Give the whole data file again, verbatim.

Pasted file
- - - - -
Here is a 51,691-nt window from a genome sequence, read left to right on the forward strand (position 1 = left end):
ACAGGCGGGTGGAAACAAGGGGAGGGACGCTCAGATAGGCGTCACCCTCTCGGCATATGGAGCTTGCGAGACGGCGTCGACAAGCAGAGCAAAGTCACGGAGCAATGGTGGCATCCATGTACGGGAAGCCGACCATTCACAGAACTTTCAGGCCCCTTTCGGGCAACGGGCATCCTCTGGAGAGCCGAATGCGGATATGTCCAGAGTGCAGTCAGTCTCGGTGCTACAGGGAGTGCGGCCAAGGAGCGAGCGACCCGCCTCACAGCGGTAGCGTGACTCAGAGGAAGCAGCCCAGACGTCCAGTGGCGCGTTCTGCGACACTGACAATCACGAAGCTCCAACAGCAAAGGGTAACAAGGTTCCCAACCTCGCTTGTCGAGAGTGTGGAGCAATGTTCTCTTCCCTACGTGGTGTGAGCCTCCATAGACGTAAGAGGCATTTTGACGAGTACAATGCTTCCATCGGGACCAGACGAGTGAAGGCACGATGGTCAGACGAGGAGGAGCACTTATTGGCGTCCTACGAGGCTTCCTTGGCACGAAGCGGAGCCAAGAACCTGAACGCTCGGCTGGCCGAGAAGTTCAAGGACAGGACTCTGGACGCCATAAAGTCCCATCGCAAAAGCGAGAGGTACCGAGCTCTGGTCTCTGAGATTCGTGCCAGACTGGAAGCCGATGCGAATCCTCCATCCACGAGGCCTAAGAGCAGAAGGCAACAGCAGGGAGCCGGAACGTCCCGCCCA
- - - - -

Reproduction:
Here is a 51,691-nt window from a genome sequence, read left to right on the forward strand (position 1 = left end):
ACAGGCGGGTGGAAACAAGGGGAGGGACGCTCAGATAGGCGTCACCCTCTCGGCATATGGAGCTTGCGAGACGGCGTCGACAAGCAGAGCAAAGTCACGGAGCAATGGTGGCATCCATGTACGGGAAGCCGACCATTCACAGAACTTTCAGGCCCCTTTCGGGCAACGGGCATCCTCTGGAGAGCCGAATGCGGATATGTCCAGAGTGCAGTCAGTCTCGGTGCTACAGGGAGTGCGGCCAAGGAGCGAGCGACCCGCCTCACAGCGGTAGCGTGACTCAGAGGAAGCAGCCCAGACGTCCAGTGGCGCGTTCTGCGACACTGACAATCACGAAGCTCCAACAGCAAAGGGTAACAAGGTTCCCAACCTCGCTTGTCGAGAGTGTGGAGCAATGTTCTCTTCCCTACGTGGTGTGAGCCTCCATAGACGTAAGAGGCATTTTGACGAGTACAATGCTTCCATCGGGACCAGACGAGTGAAGGCACGATGGTCAGACGAGGAGGAGCACTTATTGGCGTCCTACGAGGCTTCCTTGGCACGAAGCGGAGCCAAGAACCTGAACGCTCGGCTGGCCGAGAAGTTCAAGGACAGGACTCTGGACGCCATAAAGTCCCATCGCAAAAGCGAGAGGTACCGAGCTCTGGTCTCTGAGATTCGTGCCAGACTGGAAGCCGATGCGAATCCTCCATCCACGAGGCCTAAGAGCAGAAGGCAACAGCAGGGAGCCGGAACGTCCCGCCCA